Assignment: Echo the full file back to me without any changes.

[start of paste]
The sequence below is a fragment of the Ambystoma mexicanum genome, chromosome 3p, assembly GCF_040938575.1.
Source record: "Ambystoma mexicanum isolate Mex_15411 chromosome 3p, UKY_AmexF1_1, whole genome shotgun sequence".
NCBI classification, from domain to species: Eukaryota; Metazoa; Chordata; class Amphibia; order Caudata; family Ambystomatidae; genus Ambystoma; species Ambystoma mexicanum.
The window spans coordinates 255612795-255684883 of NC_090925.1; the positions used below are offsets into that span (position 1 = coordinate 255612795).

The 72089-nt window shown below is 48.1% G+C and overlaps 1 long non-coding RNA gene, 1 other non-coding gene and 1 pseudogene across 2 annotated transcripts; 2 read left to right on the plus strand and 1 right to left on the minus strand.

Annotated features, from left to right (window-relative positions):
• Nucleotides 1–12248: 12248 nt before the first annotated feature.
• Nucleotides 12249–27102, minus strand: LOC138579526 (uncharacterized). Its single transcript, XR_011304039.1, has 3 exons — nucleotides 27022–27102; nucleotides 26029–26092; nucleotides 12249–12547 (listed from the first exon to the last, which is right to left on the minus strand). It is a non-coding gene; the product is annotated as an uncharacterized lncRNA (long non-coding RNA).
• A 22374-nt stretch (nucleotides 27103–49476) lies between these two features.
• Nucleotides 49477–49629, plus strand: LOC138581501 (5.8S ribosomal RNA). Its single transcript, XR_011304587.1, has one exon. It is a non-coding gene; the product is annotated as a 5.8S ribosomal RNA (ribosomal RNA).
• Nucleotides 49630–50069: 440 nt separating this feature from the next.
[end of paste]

The sequence below is a fragment of the Ambystoma mexicanum genome, chromosome 3p, assembly GCF_040938575.1.
Source record: "Ambystoma mexicanum isolate Mex_15411 chromosome 3p, UKY_AmexF1_1, whole genome shotgun sequence".
NCBI classification, from domain to species: Eukaryota; Metazoa; Chordata; class Amphibia; order Caudata; family Ambystomatidae; genus Ambystoma; species Ambystoma mexicanum.
The window spans coordinates 255612795-255684883 of NC_090925.1; the positions used below are offsets into that span (position 1 = coordinate 255612795).

The 72089-nt window shown below is 48.1% G+C and overlaps 1 long non-coding RNA gene, 1 other non-coding gene and 1 pseudogene across 2 annotated transcripts; 2 read left to right on the plus strand and 1 right to left on the minus strand.

Annotated features, from left to right (window-relative positions):
• Nucleotides 1–12248: 12248 nt before the first annotated feature.
• Nucleotides 12249–27102, minus strand: LOC138579526 (uncharacterized). Its single transcript, XR_011304039.1, has 3 exons — nucleotides 27022–27102; nucleotides 26029–26092; nucleotides 12249–12547 (listed from the first exon to the last, which is right to left on the minus strand). It is a non-coding gene; the product is annotated as an uncharacterized lncRNA (long non-coding RNA).
• A 22374-nt stretch (nucleotides 27103–49476) lies between these two features.
• Nucleotides 49477–49629, plus strand: LOC138581501 (5.8S ribosomal RNA). Its single transcript, XR_011304587.1, has one exon. It is a non-coding gene; the product is annotated as a 5.8S ribosomal RNA (ribosomal RNA).
• Nucleotides 49630–50069: 440 nt separating this feature from the next.